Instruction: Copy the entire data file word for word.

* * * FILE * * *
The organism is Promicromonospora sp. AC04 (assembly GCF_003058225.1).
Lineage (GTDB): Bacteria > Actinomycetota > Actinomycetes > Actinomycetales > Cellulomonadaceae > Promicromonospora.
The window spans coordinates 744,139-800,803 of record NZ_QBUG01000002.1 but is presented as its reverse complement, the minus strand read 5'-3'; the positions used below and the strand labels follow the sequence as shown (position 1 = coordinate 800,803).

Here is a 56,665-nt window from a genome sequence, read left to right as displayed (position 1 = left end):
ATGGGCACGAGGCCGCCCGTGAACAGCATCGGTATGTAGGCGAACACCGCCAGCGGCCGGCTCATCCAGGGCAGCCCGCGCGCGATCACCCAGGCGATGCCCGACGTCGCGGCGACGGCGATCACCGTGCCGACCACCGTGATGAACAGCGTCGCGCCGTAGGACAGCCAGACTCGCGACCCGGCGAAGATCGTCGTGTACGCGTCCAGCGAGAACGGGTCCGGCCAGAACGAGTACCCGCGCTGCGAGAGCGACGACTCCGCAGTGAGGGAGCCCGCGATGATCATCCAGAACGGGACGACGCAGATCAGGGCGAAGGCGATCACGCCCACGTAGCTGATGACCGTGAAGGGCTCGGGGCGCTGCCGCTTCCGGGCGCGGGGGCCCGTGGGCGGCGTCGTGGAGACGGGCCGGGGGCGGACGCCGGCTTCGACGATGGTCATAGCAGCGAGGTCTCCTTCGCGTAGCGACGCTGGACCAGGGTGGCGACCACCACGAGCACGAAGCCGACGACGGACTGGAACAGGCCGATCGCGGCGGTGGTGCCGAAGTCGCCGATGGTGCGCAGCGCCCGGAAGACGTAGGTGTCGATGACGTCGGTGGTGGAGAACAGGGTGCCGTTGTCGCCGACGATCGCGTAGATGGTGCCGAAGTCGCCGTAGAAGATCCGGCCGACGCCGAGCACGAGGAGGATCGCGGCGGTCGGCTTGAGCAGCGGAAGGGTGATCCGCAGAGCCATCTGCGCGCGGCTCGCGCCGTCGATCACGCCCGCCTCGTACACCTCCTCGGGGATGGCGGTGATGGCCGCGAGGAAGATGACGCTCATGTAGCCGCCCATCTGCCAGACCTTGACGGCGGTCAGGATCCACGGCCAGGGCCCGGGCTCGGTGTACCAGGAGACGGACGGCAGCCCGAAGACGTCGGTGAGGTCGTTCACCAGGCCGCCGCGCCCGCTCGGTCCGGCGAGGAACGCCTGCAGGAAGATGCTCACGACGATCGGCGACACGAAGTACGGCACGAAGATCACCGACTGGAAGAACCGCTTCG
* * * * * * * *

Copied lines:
The organism is Promicromonospora sp. AC04 (assembly GCF_003058225.1).
Lineage (GTDB): Bacteria > Actinomycetota > Actinomycetes > Actinomycetales > Cellulomonadaceae > Promicromonospora.
The window spans coordinates 744,139-800,803 of record NZ_QBUG01000002.1 but is presented as its reverse complement, the minus strand read 5'-3'; the positions used below and the strand labels follow the sequence as shown (position 1 = coordinate 800,803).

Here is a 56,665-nt window from a genome sequence, read left to right as displayed (position 1 = left end):
ATGGGCACGAGGCCGCCCGTGAACAGCATCGGTATGTAGGCGAACACCGCCAGCGGCCGGCTCATCCAGGGCAGCCCGCGCGCGATCACCCAGGCGATGCCCGACGTCGCGGCGACGGCGATCACCGTGCCGACCACCGTGATGAACAGCGTCGCGCCGTAGGACAGCCAGACTCGCGACCCGGCGAAGATCGTCGTGTACGCGTCCAGCGAGAACGGGTCCGGCCAGAACGAGTACCCGCGCTGCGAGAGCGACGACTCCGCAGTGAGGGAGCCCGCGATGATCATCCAGAACGGGACGACGCAGATCAGGGCGAAGGCGATCACGCCCACGTAGCTGATGACCGTGAAGGGCTCGGGGCGCTGCCGCTTCCGGGCGCGGGGGCCCGTGGGCGGCGTCGTGGAGACGGGCCGGGGGCGGACGCCGGCTTCGACGATGGTCATAGCAGCGAGGTCTCCTTCGCGTAGCGACGCTGGACCAGGGTGGCGACCACCACGAGCACGAAGCCGACGACGGACTGGAACAGGCCGATCGCGGCGGTGGTGCCGAAGTCGCCGATGGTGCGCAGCGCCCGGAAGACGTAGGTGTCGATGACGTCGGTGGTGGAGAACAGGGTGCCGTTGTCGCCGACGATCGCGTAGATGGTGCCGAAGTCGCCGTAGAAGATCCGGCCGACGCCGAGCACGAGGAGGATCGCGGCGGTCGGCTTGAGCAGCGGAAGGGTGATCCGCAGAGCCATCTGCGCGCGGCTCGCGCCGTCGATCACGCCCGCCTCGTACACCTCCTCGGGGATGGCGGTGATGGCCGCGAGGAAGATGACGCTCATGTAGCCGCCCATCTGCCAGACCTTGACGGCGGTCAGGATCCACGGCCAGGGCCCGGGCTCGGTGTACCAGGAGACGGACGGCAGCCCGAAGACGTCGGTGAGGTCGTTCACCAGGCCGCCGCGCCCGCTCGGTCCGGCGAGGAACGCCTGCAGGAAGATGCTCACGACGATCGGCGACACGAAGTACGGCACGAAGATCACCGACTGGAAGAACCGCTTCG